The Facts in a Changing Climate

I recently did a talk at the Yard, Garden, and Patio Show in Portland, entitled ‘Plants for a Changing Climate’.  Some shared interest that I post my talk so I will describe it in this blog and I hope you find it informative. The first half of the talk was describing the weather over the past 60 years. The second half was plants. I’ll just be talking about the weather here. I’ll try to keep it as cut and dried as possible- I won’t veer off though I have a habit of that. Heh.

The Record

There are many ways to approach the climate over time. And I won’t bore you with intricacies but I will show how I arrived at my information. To be simple and precise I chose to compare our extreme temperatures as a way of showing change.  I won’t be focusing on monthly averages or even yearly day to day averages. To make it more comparable, this is how the USDA arrives at their zones so it seemed appropriate. The weather record in Portland is not exactly as long as you would think so I used two records to make up for that. The official record at Portland International Airport only extends as far back as October, 1940. Thats when the airport was moved from Swan Island to its current location. Why there isn’t a published record on Swan Island, I don’t really know, but I have seen it mentioned in old literature. The second record which extends back to 1875 is that of downtown Portland. I’ll talk about why that is useful but also limited. Be aware that these two records are urban- well not as much the airport but they are our official records and there is quite a bit of difference between them and the suburbs. I’ll also review the distinct microclimates in the metro area.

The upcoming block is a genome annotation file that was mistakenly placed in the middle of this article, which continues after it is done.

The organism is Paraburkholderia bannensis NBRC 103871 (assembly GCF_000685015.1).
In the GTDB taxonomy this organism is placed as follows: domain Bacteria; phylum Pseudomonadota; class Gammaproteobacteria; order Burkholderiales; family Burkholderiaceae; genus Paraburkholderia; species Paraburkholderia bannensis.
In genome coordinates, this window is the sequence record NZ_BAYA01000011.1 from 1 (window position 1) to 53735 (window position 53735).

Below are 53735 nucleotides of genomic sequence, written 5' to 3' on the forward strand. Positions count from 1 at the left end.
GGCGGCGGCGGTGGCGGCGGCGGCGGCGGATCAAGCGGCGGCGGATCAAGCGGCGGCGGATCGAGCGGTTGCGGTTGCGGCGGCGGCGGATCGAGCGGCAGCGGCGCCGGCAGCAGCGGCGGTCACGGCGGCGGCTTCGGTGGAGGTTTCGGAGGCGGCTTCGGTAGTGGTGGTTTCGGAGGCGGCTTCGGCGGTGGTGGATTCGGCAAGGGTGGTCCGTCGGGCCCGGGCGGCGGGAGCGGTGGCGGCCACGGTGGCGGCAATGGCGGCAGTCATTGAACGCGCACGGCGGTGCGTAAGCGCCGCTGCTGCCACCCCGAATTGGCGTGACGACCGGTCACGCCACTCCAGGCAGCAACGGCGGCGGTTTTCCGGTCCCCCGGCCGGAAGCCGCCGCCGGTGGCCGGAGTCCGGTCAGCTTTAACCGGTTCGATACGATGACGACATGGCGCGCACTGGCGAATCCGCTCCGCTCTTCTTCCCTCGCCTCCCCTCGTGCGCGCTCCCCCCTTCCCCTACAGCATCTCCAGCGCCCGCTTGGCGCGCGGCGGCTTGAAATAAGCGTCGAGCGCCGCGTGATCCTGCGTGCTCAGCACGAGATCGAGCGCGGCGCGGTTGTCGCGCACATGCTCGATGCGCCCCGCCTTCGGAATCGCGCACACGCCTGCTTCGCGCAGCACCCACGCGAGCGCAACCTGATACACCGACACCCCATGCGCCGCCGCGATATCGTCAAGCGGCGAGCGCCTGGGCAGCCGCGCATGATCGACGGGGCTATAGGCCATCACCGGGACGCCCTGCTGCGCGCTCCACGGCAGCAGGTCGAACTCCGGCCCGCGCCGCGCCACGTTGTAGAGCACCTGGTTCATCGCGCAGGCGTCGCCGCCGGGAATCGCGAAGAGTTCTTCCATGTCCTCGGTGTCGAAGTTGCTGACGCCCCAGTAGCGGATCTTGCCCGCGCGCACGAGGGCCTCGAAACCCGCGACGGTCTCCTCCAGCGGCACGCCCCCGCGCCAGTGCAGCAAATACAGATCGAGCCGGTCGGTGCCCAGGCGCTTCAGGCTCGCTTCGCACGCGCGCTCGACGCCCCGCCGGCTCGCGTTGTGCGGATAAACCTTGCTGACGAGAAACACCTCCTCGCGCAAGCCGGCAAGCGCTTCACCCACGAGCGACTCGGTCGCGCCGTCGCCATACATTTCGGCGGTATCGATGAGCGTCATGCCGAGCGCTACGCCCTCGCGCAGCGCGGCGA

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20ºF, 100ºF- Life above and below

In my search through records I had to delineate certain temperatures to make it more simple. For instance, I chose 20º above (zone 9) and 20ºF and below (zone 8 and colder) and that was fortuitous. Think of zone 8 as the line we cross into what we consider arctic air in our region. It turns out that is exactly how our winters fall, to give away a simple fact our average annual low at the Portland Airport in the last 30 years is 20.3ºF (-6.9ºC). And our winters have a distinct percentage above and below that line. This is arbitrary, I know but it really works for our discussion. Also, I reviewed our annual highest temperature and would you believe that is exactly 100.0ºF for the past thirty years? Tracking the ultimate high might mean less to gardeners than freezing temperatures, but I wanted to see if that foretold a trend in extremes as well.

30 Year average

The official USDA zone maps are compiled by averaging the yearly low temperature extremes at official reporting stations. This is done in 30 year increments and the last thirty year review was 1980-2010. In my review I chose to look at 1986 to 2015 in order to see if there had been any more change in a more modern appraisal. The information is there so, hell, why not? The official temperatures at official reporting stations are compiled and then isothermic lines are drawn to delineate the zones in the region. For instance, in the Portland Metro area those official reporting stations are: Pearson Airport- Vancouver, Scappoose Airfield, Hillsboro Airport, Portland International Airport, Troutdale Airport and Aurora Regional Airport. Those 6 stations are relevant to our immediate area. By the way if you look at our current observations page at the NOAA website those are what come up and those are the only stations with official records. Of course there is a significant amount of difference between each station. Topography, elevation, exposure to the Columbia River Gorge and distance from it all play into the local climate.

Microclimates: Macro differences